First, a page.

Police investigating a camper van blast that injured three people in Nashville on Christmas Day have named a suspect after DNA was collected at the scene.
Officials in the US state of Tennessee said the DNA matched that of Anthony Quinn Warner, 63.
Investigators believe that the blast was likely a suicide bombing.
On Sunday, the FBI said there was no indication of additional suspects involved and that it was too early to suggest a motive.
The blast outside a telecoms office disrupted communications systems in Tennessee and four other states.
What do we know so far?
Officers responded to reports of gunshots just before 06:00 local time (12:00 GMT) on 25 December in an area of the city known for its restaurants and nightlife.
Shortly afterwards, they found a camper van broadcasting a warning message to leave the area.
Police said the van had also broadcast the 1964 hit song Downtown by British singer Petula Clark, the Tennessean newspaper reported.
The van exploded a few minutes later, the force of the blast knocking an officer off their feet, police said.
The vehicle blew up outside a building belonging to the telecoms giant AT&T, which also occupies an office tower nearby.
Buildings suffered structural damage, windows were blown out, and trees were felled. Videos posted on social media showed water from damaged pipes running down walls as alarms howled in the background.
Police emergency systems were knocked out across Tennessee. Telephone, internet and fibre optic TV services were also disrupted in Tennessee, Mississippi, Kentucky, Alabama and Georgia, according to AT&T.
Police later released this image of the van arriving at the scene early on Friday.
BREAKING: This is the RV that exploded on 2nd Ave N this morning. It arrived on 2nd Ave at 1:22 a.m. Have you seen this vehicle in our area or do you have information about it? Please contact us via Crime Stoppers at 615-742-7463 or online via https://t.co/dVGS7o0m4v. @ATFHQ pic.twitter.com/JNx9sDinAH— Metro Nashville PD (@MNPDNashville) December 25, 2020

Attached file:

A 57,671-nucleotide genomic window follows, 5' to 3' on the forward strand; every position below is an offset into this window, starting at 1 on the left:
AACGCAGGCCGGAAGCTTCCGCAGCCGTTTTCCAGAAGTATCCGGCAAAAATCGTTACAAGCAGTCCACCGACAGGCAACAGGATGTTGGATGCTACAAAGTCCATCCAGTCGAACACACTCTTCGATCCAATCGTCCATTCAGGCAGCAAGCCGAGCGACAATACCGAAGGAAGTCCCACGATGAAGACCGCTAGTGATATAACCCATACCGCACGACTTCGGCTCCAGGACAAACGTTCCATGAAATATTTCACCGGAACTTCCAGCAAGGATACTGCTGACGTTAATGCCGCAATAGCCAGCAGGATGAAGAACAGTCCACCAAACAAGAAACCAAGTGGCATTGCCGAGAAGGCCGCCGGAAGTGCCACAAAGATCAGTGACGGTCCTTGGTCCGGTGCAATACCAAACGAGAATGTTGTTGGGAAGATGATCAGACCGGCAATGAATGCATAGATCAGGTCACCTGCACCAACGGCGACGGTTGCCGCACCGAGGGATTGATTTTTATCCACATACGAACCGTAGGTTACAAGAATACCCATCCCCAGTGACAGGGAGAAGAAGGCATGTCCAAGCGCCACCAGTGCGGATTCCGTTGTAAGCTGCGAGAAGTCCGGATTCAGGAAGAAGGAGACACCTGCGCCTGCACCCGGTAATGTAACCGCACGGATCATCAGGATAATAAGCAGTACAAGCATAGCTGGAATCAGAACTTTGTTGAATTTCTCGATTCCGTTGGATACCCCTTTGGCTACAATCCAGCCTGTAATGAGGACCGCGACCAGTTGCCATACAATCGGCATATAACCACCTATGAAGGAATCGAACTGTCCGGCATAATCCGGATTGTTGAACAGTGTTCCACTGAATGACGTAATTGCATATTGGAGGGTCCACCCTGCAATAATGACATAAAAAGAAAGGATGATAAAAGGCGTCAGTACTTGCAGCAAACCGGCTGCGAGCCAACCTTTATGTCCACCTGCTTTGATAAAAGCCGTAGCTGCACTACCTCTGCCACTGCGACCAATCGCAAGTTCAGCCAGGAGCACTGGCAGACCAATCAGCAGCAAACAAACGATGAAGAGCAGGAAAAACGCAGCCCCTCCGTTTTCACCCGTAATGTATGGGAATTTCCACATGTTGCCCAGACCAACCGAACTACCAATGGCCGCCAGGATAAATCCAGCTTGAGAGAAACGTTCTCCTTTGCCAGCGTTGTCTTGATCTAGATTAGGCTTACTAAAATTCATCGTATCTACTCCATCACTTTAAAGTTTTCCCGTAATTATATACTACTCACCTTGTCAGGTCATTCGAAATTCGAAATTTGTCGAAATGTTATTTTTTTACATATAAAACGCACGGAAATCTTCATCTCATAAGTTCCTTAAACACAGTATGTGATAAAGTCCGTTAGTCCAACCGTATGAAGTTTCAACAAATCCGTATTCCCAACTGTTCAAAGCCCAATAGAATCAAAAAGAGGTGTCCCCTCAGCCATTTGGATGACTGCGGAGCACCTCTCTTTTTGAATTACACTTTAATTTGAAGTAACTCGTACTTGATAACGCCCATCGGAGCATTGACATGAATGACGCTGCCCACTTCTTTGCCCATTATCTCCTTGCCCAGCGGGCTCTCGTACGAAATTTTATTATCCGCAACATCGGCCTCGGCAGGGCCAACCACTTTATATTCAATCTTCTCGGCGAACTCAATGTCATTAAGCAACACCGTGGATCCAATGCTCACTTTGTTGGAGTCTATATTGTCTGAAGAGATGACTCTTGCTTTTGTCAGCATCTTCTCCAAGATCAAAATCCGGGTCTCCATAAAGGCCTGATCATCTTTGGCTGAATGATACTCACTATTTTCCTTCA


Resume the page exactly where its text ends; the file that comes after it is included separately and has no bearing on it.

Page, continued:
What is known about Warner?
During a press conference on Sunday, federal investigators said they believed that Warner, who worked in IT and had extensive experience with electronics, was the sole individual responsible for the blast and had died at the site.
.....#EXCLUSIVE @CBSNews has obtained a photo of Anthony Quinn Warner, the Person Of Interest in the #Nashville #bombing. Investigators believe he died in the blast...more to come pic.twitter.com/kXThvYrJGU— Jeff Pegues (@jeffpeguescbs) December 28, 2020
They said the blast was probably deliberate, and that it was Warner's remains discovered at the scene.
"We're still following leads but right now there is no indication that any other persons were involved," said FBI Special Agent in Charge Douglas Korneski.
Police also released footage of the moment the explosion took place.
This is video of Friday morning's explosion recorded by an MNPD camera at 2nd Ave N & Commerce St. pic.twitter.com/3vaXhoUOAR— Metro Nashville PD (@MNPDNashville) December 28, 2020
According to public records, Warner had until recently lived in Antioch, a suburb of Nashville, where police searched a home on Saturday. Neighbours also reported seeing a camper van at the premises, local media report.
Earlier, CBS News reported that a DNA sample had been collected from Warner's mother.
Public records cited by US media show Warner had wide experience with electronics and alarm systems.
He was a long-time resident of Nashville and had worked as a freelance computer technician with an estate agency.
His former employer, estate agent Steve Fridrich, told the Nashville Tennessean that Warner had resigned unexpectedly this month after four years with the company. Mr Fridrich said the move had been "quite out of character".
A neighbour in Antioch described Warner as "a computer geek", USA Today reported.
Steve Schmoldt, who lived next door to Warner for more than two decades, described him as "friendly" and "low key", adding: "I guess some people would say he's a little odd."
"You never saw anyone come and go," the newspaper quoted him as saying. "As far as we knew, he was kind of a computer geek that worked at home."
Mr Schmoldt said Warner gave no indication of having held strong political beliefs.
"He never had any yard signs or flags in his window or anything like that," he said.